Scientists use artificial neural networks to predict new stable materials

Artificial neural networks — algorithms inspired by connections in the brain — have ‘learned’ to perform a variety of tasks, from pedestrian detection in self-driving cars, to analyzing medical images, to translating languages. Now, researchers are training artificial neural networks to predict new stable materials.
Source: Science Daily

Algorithm accurately predicts how electromagnetic waves and magnetic materials interact

Engineers have developed a new tool to model how magnetic materials, which are used in smartphones and other communications devices, interact with incoming radio signals that carry data. It accurately predicts these interactions down to the nanometer scales required to build state-of-the-art communications technologies.
Source: Science Daily

Design new materials with specific properties: Breaking down band structures

Despite a deep understanding of the properties of individual atoms — the ‘ingredients’ that make up a crystal — scientists found that, when they are combined they often display new, unanticipated properties, making efforts to design new materials little more than guesswork. To make that process more predictable, scientists have produced a system to represent band structures — energy bands, similar to electron orbital, that run through solids — to quickly understand the properties of a given material.
Source: Science Daily

Design new materials with specific properties: Breaking down band structures

Despite a deep understanding of the properties of individual atoms — the ‘ingredients’ that make up a crystal — scientists found that, when they are combined they often display new, unanticipated properties, making efforts to design new materials little more than guesswork. To make that process more predictable, scientists have produced a system to represent band structures — energy bands, similar to electron orbital, that run through solids — to quickly understand the properties of a given material.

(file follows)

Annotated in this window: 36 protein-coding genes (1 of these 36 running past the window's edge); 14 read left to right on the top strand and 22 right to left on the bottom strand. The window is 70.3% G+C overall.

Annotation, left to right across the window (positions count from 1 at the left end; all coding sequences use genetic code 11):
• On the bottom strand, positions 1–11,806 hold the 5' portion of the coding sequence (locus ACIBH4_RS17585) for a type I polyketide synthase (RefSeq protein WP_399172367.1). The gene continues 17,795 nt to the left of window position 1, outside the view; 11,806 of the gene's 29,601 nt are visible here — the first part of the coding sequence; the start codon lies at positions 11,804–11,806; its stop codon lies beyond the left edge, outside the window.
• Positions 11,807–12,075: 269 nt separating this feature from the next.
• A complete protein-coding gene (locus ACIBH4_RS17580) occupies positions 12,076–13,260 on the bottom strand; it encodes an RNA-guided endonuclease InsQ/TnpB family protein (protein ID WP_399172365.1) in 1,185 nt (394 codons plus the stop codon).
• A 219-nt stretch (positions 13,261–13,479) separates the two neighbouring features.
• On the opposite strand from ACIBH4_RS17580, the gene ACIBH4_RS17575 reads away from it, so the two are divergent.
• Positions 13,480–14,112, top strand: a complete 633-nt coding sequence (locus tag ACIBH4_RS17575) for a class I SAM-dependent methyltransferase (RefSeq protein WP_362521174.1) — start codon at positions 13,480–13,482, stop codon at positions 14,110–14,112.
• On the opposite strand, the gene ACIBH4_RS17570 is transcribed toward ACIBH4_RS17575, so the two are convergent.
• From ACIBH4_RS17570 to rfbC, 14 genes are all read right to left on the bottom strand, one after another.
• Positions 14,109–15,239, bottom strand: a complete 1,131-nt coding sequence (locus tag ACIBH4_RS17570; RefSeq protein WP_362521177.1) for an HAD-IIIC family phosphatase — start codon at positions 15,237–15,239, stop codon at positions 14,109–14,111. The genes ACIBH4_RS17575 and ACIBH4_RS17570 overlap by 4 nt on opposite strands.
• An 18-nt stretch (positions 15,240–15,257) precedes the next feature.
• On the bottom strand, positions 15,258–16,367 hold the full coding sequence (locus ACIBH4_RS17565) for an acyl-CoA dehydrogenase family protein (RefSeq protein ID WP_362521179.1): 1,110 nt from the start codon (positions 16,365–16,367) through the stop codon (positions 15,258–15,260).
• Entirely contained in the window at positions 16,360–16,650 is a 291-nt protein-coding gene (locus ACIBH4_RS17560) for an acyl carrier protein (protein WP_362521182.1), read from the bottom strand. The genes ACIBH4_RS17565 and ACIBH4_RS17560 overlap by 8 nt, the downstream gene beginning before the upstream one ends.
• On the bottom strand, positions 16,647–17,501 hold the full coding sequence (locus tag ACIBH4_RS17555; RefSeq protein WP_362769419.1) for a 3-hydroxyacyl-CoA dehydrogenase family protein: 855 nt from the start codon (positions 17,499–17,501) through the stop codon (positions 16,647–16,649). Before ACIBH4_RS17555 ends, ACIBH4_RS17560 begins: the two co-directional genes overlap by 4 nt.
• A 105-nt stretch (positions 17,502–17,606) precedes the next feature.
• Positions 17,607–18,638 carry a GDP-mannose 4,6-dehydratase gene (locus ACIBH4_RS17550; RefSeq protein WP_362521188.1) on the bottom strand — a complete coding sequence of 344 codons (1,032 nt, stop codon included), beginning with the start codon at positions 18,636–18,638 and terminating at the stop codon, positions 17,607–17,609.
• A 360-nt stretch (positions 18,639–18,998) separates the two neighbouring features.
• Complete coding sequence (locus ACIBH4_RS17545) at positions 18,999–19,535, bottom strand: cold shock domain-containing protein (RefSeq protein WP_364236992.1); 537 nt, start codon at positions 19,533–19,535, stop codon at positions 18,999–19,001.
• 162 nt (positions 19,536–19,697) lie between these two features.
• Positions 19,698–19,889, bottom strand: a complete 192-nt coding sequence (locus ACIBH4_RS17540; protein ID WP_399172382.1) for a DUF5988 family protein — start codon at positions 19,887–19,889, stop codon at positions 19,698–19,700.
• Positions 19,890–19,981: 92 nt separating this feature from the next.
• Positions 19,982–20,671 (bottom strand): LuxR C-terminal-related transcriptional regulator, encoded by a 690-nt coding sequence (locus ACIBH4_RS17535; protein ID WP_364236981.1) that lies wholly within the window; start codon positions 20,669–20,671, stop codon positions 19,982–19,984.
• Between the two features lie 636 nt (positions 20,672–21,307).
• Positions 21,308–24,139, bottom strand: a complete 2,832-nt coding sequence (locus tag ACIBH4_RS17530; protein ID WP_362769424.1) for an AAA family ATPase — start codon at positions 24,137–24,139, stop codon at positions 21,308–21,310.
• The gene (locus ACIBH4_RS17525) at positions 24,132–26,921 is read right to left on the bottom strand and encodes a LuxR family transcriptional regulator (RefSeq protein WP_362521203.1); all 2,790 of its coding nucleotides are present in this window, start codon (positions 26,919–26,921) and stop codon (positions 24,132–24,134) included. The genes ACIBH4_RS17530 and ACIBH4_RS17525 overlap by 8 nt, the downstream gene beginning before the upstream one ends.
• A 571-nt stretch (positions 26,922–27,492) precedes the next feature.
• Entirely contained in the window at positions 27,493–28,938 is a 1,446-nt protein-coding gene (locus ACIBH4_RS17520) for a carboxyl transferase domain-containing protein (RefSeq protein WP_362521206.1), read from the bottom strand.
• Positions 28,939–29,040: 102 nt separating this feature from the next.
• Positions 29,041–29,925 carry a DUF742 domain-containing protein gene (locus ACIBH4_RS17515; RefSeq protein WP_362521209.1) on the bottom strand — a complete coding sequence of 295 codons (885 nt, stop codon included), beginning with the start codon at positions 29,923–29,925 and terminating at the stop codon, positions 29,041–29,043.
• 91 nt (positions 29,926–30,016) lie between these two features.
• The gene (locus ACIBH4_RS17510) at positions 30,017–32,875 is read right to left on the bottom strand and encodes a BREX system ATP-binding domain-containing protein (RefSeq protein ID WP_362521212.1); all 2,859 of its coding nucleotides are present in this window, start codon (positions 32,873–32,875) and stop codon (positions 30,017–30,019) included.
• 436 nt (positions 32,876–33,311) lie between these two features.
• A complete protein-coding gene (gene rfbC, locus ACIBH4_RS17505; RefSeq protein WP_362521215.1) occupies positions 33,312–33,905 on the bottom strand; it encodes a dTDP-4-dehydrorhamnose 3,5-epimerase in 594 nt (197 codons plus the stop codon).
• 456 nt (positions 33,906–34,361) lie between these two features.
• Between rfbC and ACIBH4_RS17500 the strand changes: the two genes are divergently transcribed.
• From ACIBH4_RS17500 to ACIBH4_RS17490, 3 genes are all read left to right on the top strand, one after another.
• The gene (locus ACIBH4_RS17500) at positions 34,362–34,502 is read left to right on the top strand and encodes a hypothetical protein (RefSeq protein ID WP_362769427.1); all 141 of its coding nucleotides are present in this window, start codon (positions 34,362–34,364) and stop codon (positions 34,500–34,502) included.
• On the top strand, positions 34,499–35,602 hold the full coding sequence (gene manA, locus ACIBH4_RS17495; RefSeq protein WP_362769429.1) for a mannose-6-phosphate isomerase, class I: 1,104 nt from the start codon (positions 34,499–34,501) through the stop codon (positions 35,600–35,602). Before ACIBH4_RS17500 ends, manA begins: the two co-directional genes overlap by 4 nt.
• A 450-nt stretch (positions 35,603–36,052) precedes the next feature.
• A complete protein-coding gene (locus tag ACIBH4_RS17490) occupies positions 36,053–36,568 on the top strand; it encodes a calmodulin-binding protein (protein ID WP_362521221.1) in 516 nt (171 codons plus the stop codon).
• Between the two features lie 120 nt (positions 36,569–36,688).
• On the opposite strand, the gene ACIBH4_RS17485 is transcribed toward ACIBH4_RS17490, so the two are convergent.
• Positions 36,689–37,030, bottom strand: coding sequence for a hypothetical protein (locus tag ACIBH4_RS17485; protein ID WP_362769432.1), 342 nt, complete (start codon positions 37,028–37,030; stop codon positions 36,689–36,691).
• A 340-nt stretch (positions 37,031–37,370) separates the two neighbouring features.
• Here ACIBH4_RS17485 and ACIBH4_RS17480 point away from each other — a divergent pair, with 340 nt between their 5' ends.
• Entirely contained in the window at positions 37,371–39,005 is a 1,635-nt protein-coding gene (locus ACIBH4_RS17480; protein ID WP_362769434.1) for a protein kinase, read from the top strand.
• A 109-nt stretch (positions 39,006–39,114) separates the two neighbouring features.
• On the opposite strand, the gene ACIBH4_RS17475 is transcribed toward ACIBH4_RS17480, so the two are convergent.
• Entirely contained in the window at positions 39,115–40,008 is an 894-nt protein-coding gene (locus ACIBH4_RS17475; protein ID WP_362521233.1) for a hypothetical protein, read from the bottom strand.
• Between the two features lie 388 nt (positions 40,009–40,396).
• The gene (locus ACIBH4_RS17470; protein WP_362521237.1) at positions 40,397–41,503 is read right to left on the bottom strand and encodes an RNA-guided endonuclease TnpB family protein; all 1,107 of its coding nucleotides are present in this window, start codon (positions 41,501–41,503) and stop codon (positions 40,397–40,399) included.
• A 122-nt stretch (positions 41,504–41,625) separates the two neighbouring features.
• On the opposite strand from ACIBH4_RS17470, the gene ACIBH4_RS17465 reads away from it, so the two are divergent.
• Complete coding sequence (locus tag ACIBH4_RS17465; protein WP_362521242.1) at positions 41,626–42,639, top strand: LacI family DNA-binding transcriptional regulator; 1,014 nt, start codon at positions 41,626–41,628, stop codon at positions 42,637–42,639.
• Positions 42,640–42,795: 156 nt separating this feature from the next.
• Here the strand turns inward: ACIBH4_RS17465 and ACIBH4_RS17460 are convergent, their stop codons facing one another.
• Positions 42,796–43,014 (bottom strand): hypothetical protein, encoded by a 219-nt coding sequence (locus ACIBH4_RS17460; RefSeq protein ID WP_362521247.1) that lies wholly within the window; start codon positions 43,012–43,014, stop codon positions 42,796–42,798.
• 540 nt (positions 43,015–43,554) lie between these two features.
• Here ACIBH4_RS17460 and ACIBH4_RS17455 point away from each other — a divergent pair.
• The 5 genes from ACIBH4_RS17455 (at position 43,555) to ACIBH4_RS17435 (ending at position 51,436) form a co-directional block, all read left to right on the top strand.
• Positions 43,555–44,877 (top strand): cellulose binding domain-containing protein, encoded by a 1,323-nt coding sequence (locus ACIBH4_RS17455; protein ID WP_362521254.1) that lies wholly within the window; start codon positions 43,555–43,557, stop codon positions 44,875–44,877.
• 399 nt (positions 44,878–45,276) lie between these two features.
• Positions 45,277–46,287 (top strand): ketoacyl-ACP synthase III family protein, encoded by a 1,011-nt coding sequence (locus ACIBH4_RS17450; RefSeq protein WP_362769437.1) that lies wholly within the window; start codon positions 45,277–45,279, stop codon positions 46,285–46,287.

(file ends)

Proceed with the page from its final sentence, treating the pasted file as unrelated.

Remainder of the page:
Source: Science Daily

Design new materials with specific properties: Breaking down band structures

Despite a deep understanding of the properties of individual atoms — the ‘ingredients’ that make up a crystal — scientists found that, when they are combined they often display new, unanticipated properties, making efforts to design new materials little more than guesswork. To make that process more predictable, scientists have produced a system to represent band structures — energy bands, similar to electron orbital, that run through solids — to quickly understand the properties of a given material.
Source: Science Daily

Water bottles, other recycled 3D printing materials could avoid military supply snags

Soldiers on the battlefield or at remote bases often have to wait weeks for vital replacement parts. Now scientists report they have found a way to fabricate many of these parts within hours under combat conditions using water bottles, cardboard and other recyclable materials found on base as starting materials for 3D printing.
Source: Science Daily

Twisted electronics open the door to tunable 2-D materials

Researchers report an advance that may revolutionize the field of 2-D materials such as graphene: a ‘twistronic’ device whose characteristics can be varied by simply varying the angle between two different 2-D layers placed on top of one another. The device provides unprecedented control over the angular orientation in twisted-layer devices, and enables researchers to study the effects of twist angle on electronic, optical, and mechanical properties in a single device.
Source: Science Daily

Thousands of exotic ‘topological’ materials discovered through sweeping search

Thousands of exotic ‘topological’ materials discovered through sweeping search

Thousands of exotic ‘topological’ materials discovered through sweeping search, Published online: 08 August 2018; doi:10.1038/d41586-018-05913-4

Haul thrills physicists, who previously knew of just a few hundred of these peculiar materials.
Source: Nature